In this embodiment the slender structures 12, 12′, 12″, . . . , 12n are laminar elements all parallel to each other and respectively fixed at a first end thereof onto a first holding element 11 that forms a base of the shock-absorbing device 10. According to the invention, the mutual distance of slender elements of at least one pair of slender elements, e.g. elements 12, 12′, is equal to or lower than 0.75*L, wherein L indicates the length of the metallic slender elements measured with respect to their first ends.
The shock-absorbing device 10 may also comprise a second holding element connected to the slender metallic structures at second ends thereof opposite to their first ends.
An alternative interesting configuration for both these embodiments envisions the use of almost equally spaced and parallel slender structures, provided that their mutual distance is equal to or lower than 0.75*L.
It is important to remark that the structures schematically shown in the figures are ideal structures. In a real shock-absorbing device in fact the slender metallic structures may be not perfectly parallel to each other. According to the invention, the planes perpendicular to the slender metallic structures may also form an angle equal to or less than 20° without affecting the performance of the shock-absorbing device. Moreover, the above condition shall be true for at least 90% of the slender metallic structures, being it acceptable that a minor amount of them does not conform to the above condition.
A different embodiment 30 of a shock-absorbing device according to the present invention, using filiform slender metallic structures is schematically shown in the top view of
A first variant of the shock-absorbing device 30 is a shock-absorbing device 300 whose front view is shown in
Another variant of the shock-absorbing device 30 is a shock-absorbing device 310 whose front view is shown in
Also in this case the majority, in particular 90% or higher, of the metallic filiform elements are substantially parallel to each other, i.e. being them filiform elements in a tri-dimensional space, which means that their normal planes are parallel or form an angle equal to or lower than 20°.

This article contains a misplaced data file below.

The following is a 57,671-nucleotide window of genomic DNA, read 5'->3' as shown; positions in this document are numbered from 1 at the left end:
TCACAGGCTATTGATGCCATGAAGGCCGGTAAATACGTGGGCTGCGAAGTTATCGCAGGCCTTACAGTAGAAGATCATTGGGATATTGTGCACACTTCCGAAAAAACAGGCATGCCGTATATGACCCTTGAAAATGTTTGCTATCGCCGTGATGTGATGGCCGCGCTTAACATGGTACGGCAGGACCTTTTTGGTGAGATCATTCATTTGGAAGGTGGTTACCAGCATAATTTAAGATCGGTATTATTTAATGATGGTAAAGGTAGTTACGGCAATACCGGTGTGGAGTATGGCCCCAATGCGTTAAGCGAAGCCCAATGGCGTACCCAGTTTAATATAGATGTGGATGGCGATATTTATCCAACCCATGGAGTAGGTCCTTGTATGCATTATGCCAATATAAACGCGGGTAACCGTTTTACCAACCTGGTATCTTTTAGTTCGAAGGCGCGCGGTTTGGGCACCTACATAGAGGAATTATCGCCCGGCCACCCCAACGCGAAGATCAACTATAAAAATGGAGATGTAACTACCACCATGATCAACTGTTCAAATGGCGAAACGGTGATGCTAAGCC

It is important to remark that the dimensions and dimensional ratios of the elements and structures shown in
The shock-absorbing devices according to the present invention do not require a specific holding element in terms of shape or structure.
In other words, the main function of the holding element is just to fix and hold the slender metallic structures and to ensure that the geometric conditions on the planes perpendicular to the slender metallic structure is satisfied.
As shown in the front view of
A possible way to fix the metallic slender structure onto the holding element is shown in
In this case two main possibilities are envisioned to fix the slender metallic structures. In one case the holding element 71 comprises cavities that are larger than the slender metallic structures inserted therein. A gluing filler fills the cavities thus achieving a retaining function. This solution is preferred in case of rigid or hard holding elements acting as base/substrates. In the case of softer materials, such as for example fabrics, the slenderness of the structures allows to press fit them onto the holding element.
In both cases, the terminal part of the slender structure enters into the holding structure preferably for at least 10% of the slender metallic structure L.
Another possibility to fix the slender metallic structures onto the holding element is by means of slender structures embedded in a suitable filler that adheres to the holding element and keeps the slender metallic structures in position. In this case, provision of a pair of holding elements fixed at the opposite ends of the slender metallic structures is preferred, because they both contribute to contain the filler.
In the case of soft holding elements the slender metallic structures may be embedded therein, e.g. by sewing starting from a continuous metallic wire, i.e. a metallic filiform slender structure, the sewing operation resulting in metallic slender structures satisfying the geometrical constrains and conditions of the present invention. A non-limiting example of an application for this type of shock-absorbing device is for the manufacturing of reinforced car safety belts.
As discussed above, all the shock-absorbing devices according to the present invention are characterized in that the mutual distance between at least two slender metallic structures is equal to or lower than 0,75*L, wherein L is the length of the slender metallic structure. Such a distance is preferably lower than 0.25*L.
Another alternative definition for a preferred subclass of shock-absorbing devices according to the present invention is by means of the density of the slender metallic structures per unit of area, defined as the ratio between the area occupied by the slender metallic structures and the overall surface area of the holding element of the shock-absorbing device on which the slender metallic structures are fixed. This ratio that shall be equal to or higher than 10−4, preferably equal to or higher than 10−3.